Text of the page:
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August 24, 2016

Mobile security a growing concern for hospitals

Cybersecurity remains a top concern when it comes to mHealth. Hospital IT departments are growing nervous about the possible security threats that are a result of increasing use of mobile devices by doctors and staff. That concludes the Spyglass Consulting Group in its most recent healthcare study — Point of Care Communications for Nursing 2016.

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According to the study 82 percent of hospitals surveyed expressed grave concerns about their ability to support and protect mobile devices, patient data, and the hospital’s technology infrastructure. Their concerns are a result of the growing threat of cybersecurity attacks on mobile devices as these devices are used more often and more frequently for a growing number of applications. The threat, writes mhealthwatch, is indeed growing.

Mobile devices such as smart watches, smart glasses (Google Glass e.g.), smartphones and tablets are very helpful when it comes to easier acces to patient data, diagnostic tools et cetera. But these devices can introduce vulnerabilities to the hospital’s network and infrastructure through new attack vectors that include:

  • Malware – designed to penetrate networks, steal information, and cover up its tracks
  • Blastware – designed to destroy or disable a system when detected
  • Ransomware – designed to block access to a computer system until money is paid.Mhealthwatch adds that hospitals surveyed were particularly concerned about personally-owned mobile devices used by physicians and advanced practice nurses. BYOD and other such trends increase the need for stricter policies concerning the clinical use of privat devices on the hospital’s infrastructure.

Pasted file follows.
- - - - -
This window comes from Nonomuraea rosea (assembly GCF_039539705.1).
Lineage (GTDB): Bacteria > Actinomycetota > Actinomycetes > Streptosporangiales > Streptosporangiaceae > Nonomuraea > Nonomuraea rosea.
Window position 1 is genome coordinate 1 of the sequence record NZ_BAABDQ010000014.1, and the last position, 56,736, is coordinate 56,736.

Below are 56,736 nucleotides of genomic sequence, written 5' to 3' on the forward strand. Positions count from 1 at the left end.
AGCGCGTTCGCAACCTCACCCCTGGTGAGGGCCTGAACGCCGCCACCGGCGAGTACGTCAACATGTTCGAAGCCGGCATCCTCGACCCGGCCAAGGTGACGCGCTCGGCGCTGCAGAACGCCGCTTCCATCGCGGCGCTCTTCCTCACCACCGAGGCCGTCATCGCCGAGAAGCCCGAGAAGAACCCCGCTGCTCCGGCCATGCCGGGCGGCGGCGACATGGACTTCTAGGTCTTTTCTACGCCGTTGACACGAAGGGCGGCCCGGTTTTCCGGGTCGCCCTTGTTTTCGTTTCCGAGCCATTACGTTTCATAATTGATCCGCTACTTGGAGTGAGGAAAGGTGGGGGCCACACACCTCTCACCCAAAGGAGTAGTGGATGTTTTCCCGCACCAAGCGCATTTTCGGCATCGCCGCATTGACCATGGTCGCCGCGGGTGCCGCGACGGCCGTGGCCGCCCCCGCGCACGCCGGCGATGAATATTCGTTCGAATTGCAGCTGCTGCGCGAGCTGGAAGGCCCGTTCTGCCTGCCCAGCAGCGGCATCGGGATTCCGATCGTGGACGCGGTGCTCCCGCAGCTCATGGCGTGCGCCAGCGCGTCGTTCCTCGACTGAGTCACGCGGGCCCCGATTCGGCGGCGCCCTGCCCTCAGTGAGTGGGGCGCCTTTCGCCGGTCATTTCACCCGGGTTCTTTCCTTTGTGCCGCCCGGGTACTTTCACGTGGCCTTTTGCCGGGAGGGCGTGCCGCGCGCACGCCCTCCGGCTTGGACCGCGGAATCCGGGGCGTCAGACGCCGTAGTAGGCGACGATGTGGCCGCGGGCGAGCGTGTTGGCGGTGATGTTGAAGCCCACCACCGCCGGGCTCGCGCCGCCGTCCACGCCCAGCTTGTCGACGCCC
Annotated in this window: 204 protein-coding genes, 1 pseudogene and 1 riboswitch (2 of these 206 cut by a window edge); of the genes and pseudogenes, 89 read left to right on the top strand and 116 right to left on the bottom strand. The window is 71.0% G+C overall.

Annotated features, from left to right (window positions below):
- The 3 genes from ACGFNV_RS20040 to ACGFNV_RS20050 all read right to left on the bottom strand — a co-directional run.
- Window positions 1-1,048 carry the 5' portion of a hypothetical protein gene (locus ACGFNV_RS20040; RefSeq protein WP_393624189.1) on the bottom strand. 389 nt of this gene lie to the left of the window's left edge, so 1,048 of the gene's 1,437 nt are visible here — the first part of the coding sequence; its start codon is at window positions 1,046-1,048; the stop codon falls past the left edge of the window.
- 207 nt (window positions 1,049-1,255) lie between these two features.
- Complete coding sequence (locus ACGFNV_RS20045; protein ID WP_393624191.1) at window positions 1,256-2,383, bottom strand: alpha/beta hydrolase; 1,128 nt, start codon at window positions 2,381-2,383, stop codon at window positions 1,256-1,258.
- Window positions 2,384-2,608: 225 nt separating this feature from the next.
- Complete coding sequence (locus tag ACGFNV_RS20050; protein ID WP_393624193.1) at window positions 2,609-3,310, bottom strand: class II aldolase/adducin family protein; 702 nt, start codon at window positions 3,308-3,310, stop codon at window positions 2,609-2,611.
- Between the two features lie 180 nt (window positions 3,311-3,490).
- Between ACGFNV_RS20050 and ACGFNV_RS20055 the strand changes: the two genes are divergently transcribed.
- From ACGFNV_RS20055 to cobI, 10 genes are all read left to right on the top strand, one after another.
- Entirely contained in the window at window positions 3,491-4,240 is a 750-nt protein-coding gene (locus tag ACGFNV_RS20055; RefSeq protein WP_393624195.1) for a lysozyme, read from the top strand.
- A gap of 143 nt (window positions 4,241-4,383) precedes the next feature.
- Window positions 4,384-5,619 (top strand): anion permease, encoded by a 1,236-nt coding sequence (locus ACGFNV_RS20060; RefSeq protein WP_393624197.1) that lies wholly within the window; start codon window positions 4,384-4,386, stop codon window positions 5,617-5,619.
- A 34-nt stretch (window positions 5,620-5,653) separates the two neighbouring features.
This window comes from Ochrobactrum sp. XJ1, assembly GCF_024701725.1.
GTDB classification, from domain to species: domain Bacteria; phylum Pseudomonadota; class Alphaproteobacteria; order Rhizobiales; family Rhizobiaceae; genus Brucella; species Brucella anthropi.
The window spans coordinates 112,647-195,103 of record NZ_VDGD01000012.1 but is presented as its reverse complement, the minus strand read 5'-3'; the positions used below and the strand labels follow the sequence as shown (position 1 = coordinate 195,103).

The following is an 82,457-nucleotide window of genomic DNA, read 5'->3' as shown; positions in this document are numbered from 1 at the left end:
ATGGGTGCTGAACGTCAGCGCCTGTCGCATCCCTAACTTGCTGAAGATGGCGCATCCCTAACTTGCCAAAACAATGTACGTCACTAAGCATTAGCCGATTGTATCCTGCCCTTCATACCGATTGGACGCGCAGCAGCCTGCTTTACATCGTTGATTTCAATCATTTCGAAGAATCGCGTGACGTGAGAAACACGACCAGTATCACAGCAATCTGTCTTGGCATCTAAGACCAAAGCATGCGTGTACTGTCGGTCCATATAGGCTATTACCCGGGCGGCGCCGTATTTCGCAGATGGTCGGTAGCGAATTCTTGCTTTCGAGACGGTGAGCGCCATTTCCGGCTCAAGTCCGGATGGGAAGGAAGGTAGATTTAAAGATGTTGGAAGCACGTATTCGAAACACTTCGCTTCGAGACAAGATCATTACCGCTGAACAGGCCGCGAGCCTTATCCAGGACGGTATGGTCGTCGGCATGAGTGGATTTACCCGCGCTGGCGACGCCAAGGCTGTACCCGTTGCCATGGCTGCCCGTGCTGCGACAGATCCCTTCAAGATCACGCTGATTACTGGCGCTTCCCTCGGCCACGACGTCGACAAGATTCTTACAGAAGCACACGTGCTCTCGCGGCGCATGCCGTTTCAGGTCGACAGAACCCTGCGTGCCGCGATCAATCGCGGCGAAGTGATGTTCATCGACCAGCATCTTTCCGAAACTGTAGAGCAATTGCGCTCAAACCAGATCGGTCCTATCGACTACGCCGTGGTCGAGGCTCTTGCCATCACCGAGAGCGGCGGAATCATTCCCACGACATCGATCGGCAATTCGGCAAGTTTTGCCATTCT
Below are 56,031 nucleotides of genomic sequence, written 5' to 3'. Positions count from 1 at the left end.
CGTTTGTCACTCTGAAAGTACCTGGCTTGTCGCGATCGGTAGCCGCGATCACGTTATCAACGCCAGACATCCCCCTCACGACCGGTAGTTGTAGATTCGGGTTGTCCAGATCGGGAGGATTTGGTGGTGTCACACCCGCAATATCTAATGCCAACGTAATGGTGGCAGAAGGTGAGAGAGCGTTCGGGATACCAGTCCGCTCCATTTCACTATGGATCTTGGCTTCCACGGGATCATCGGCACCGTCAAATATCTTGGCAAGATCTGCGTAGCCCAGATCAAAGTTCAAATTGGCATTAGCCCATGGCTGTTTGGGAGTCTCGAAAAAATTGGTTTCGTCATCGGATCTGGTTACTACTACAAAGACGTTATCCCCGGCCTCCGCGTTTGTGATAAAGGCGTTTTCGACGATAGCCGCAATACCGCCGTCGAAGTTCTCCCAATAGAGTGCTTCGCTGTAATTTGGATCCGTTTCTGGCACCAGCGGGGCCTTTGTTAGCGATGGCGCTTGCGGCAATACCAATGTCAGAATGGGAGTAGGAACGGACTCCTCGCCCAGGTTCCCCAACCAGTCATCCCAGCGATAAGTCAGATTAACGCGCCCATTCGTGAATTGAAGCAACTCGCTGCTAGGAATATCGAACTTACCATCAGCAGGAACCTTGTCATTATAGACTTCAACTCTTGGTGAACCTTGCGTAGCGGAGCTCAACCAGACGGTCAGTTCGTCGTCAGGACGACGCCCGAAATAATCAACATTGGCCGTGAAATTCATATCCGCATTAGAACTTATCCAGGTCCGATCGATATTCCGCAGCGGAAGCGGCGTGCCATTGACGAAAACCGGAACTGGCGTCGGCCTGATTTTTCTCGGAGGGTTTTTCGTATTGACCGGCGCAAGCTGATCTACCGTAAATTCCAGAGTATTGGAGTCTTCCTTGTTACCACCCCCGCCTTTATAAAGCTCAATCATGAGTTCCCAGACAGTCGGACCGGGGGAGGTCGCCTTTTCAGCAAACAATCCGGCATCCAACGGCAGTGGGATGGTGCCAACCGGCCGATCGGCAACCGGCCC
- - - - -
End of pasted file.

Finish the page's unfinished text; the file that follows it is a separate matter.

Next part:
Health sector most threatened by malware

Last July security company TrapX stated the health care sector has become one of the most threatened industries when it comes to malware, cyberattacks et cetera.  It is under attack more  often these days than industries such as financials and retailing.

A good example a new version of the Conficker-malware,  that is specifically targeting connected medical equipment. The threat is serious, because a lot of connected equipment in for example hospitals have low levels of security, TrapX states in a press release concerning the report Anatomy of an Attack – Medical Device Hijack 2” (MEDJACK 2).

Often these devices push to or receive data from databases (like EHR’s) full of patient information. If they have been infected with malware, cybercriminals can gain access to the patient information. Mostly these days that is the ‘gold’ cybercriminals are after. They have little or no interest in seizing medical equipment in order to hurt patients, though it’s possible ransomware can infect a device, making hospitals pay money if they want to use a device again.

Standard security

Last May Deloitte released a study showing hat over half the hospitals surveyed used standard passwords (i.e. factory settings) to secure their connected medical equipment. Of the 24 hospitals surveyed in nine EMEA countries . Only a fifth stated that the majority of their devices use secure network connections to ensure data reliability and confidentiality.

According to the Institute for Critical Infrastructure Technology IoT applications such as in hospitals are vulnerable to hacking, A possible scenario is the use of ransomware to extort hospitals and other medical institutions, threatening to shut down equipment such as pacemakers and insuline pumps unless a certain amount of money is paid.

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